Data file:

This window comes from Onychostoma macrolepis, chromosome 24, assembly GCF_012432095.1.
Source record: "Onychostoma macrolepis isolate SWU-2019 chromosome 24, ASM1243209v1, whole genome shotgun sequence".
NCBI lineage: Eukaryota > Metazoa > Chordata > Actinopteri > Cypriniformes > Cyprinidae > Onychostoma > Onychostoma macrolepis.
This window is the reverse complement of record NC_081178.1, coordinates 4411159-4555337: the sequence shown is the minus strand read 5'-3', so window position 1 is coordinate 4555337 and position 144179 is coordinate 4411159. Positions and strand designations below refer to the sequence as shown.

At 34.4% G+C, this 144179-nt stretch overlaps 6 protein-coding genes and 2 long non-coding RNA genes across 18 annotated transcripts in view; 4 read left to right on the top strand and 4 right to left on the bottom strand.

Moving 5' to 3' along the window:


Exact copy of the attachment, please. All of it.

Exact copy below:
This window comes from Onychostoma macrolepis, chromosome 24, assembly GCF_012432095.1.
Source record: "Onychostoma macrolepis isolate SWU-2019 chromosome 24, ASM1243209v1, whole genome shotgun sequence".
NCBI lineage: Eukaryota > Metazoa > Chordata > Actinopteri > Cypriniformes > Cyprinidae > Onychostoma > Onychostoma macrolepis.
This window is the reverse complement of record NC_081178.1, coordinates 4411159-4555337: the sequence shown is the minus strand read 5'-3', so window position 1 is coordinate 4555337 and position 144179 is coordinate 4411159. Positions and strand designations below refer to the sequence as shown.

At 34.4% G+C, this 144179-nt stretch overlaps 6 protein-coding genes and 2 long non-coding RNA genes across 18 annotated transcripts in view; 4 read left to right on the top strand and 4 right to left on the bottom strand.

Moving 5' to 3' along the window: